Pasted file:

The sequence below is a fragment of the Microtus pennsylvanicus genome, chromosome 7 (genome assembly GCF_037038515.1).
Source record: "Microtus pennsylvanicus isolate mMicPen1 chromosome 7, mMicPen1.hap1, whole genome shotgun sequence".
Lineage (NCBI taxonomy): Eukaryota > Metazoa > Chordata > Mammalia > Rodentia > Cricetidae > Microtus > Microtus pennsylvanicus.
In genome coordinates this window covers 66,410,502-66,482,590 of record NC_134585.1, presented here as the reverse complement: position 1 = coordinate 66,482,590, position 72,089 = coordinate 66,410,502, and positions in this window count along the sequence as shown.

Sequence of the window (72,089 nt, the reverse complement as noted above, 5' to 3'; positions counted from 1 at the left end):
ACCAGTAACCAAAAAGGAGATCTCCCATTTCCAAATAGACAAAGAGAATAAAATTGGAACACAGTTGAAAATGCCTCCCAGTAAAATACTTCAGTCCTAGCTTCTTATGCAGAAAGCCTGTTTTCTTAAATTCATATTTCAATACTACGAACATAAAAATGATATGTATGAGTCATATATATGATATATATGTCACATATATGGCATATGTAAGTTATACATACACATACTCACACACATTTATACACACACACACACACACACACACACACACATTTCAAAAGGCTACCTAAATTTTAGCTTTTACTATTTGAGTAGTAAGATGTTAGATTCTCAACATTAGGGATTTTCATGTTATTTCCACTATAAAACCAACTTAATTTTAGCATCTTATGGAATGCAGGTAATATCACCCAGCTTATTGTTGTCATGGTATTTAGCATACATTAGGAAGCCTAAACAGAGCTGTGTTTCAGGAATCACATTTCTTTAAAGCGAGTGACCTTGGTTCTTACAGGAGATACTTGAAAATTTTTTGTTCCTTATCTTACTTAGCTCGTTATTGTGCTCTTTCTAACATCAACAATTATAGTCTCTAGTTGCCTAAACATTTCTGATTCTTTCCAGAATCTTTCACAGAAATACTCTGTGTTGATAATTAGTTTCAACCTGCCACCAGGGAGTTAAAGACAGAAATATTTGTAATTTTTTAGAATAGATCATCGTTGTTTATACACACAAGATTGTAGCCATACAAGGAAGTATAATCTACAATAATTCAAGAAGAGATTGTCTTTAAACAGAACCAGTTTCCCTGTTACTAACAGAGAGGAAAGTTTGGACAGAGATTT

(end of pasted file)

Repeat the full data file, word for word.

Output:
The sequence below is a fragment of the Microtus pennsylvanicus genome, chromosome 7 (genome assembly GCF_037038515.1).
Source record: "Microtus pennsylvanicus isolate mMicPen1 chromosome 7, mMicPen1.hap1, whole genome shotgun sequence".
Lineage (NCBI taxonomy): Eukaryota > Metazoa > Chordata > Mammalia > Rodentia > Cricetidae > Microtus > Microtus pennsylvanicus.
In genome coordinates this window covers 66,410,502-66,482,590 of record NC_134585.1, presented here as the reverse complement: position 1 = coordinate 66,482,590, position 72,089 = coordinate 66,410,502, and positions in this window count along the sequence as shown.

Sequence of the window (72,089 nt, the reverse complement as noted above, 5' to 3'; positions counted from 1 at the left end):
ACCAGTAACCAAAAAGGAGATCTCCCATTTCCAAATAGACAAAGAGAATAAAATTGGAACACAGTTGAAAATGCCTCCCAGTAAAATACTTCAGTCCTAGCTTCTTATGCAGAAAGCCTGTTTTCTTAAATTCATATTTCAATACTACGAACATAAAAATGATATGTATGAGTCATATATATGATATATATGTCACATATATGGCATATGTAAGTTATACATACACATACTCACACACATTTATACACACACACACACACACACACACACACACATTTCAAAAGGCTACCTAAATTTTAGCTTTTACTATTTGAGTAGTAAGATGTTAGATTCTCAACATTAGGGATTTTCATGTTATTTCCACTATAAAACCAACTTAATTTTAGCATCTTATGGAATGCAGGTAATATCACCCAGCTTATTGTTGTCATGGTATTTAGCATACATTAGGAAGCCTAAACAGAGCTGTGTTTCAGGAATCACATTTCTTTAAAGCGAGTGACCTTGGTTCTTACAGGAGATACTTGAAAATTTTTTGTTCCTTATCTTACTTAGCTCGTTATTGTGCTCTTTCTAACATCAACAATTATAGTCTCTAGTTGCCTAAACATTTCTGATTCTTTCCAGAATCTTTCACAGAAATACTCTGTGTTGATAATTAGTTTCAACCTGCCACCAGGGAGTTAAAGACAGAAATATTTGTAATTTTTTAGAATAGATCATCGTTGTTTATACACACAAGATTGTAGCCATACAAGGAAGTATAATCTACAATAATTCAAGAAGAGATTGTCTTTAAACAGAACCAGTTTCCCTGTTACTAACAGAGAGGAAAGTTTGGACAGAGATTT